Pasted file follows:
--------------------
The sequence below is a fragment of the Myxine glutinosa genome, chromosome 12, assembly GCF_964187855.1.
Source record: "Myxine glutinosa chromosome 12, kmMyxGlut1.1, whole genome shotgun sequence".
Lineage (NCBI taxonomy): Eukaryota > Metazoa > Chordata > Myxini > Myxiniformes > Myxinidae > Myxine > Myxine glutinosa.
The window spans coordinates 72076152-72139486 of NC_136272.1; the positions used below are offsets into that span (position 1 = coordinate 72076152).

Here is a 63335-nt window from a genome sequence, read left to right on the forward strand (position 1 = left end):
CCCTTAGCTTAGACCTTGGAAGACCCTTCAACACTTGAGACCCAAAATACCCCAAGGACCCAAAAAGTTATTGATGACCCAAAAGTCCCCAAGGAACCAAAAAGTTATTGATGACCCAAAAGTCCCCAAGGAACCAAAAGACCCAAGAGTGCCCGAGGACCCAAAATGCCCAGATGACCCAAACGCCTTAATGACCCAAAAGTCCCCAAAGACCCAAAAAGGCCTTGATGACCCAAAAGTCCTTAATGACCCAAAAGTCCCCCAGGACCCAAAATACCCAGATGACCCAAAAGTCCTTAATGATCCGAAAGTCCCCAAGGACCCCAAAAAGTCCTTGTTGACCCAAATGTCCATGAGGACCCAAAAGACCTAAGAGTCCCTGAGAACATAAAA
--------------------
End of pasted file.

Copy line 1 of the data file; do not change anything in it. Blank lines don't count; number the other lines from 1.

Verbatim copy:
The sequence below is a fragment of the Myxine glutinosa genome, chromosome 12, assembly GCF_964187855.1.